Tom Stokes, MPP
KZN Democratic Alliance Spokesperson on Education
The recent call from the Anglican Church of Southern Africa for education to be declared a “essential service” – so that teachers once again conceive of their occupation as a “calling” rather than merely a salaried job – is another in a growing body of citizens who believe that the unionization of teaching is at the heart of the disintegration of our education system.
Of course Sadtu’s response is the usual knee-jerk, discrediting the originators of this echoing call and attempting to shift the blame from poor teaching to inadequate classroom resources.
There is no denying that most of our schools in KwaZulu-Natal are under-resourced and that it is an inherited calamity from our dark past which must be addressed with the utmost vigour. There is also truth in the assertion that most Sadtu members wish to be good teachers, and in fact many of them are excellent and totally dedicated to the cause.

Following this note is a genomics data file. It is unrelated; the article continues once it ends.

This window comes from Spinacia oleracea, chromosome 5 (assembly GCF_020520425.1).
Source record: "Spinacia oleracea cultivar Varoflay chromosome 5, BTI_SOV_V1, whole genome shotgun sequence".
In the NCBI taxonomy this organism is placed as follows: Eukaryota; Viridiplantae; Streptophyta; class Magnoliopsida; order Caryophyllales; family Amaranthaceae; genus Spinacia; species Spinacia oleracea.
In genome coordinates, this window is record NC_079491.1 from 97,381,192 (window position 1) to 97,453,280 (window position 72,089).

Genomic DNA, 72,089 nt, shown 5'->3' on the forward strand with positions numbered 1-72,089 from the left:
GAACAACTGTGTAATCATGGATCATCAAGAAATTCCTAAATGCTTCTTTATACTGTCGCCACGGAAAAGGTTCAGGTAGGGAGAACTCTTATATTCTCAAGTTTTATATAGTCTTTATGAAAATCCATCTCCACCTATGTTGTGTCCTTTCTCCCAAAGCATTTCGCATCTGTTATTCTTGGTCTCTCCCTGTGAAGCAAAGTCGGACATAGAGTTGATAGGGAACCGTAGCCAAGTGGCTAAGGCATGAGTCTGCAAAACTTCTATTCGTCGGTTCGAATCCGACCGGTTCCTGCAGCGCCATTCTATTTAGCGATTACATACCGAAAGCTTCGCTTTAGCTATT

But it is also true that we cannot transform the massive inadequacies in our teaching corps while teacher unions stand in the way and frustrate remedial initiatives. It is also true that the power of teacher unions has grown to such an extent that the authority of principals and education officials are undermined by union politics, and schools frequently close at a moment’s notice because teachers are called to union meetings.
This has to change and the Anglican Church’s unequivocal stance on the return to a moral driven professional teaching ethic will undoubtedly resonate with millions of parents across the country.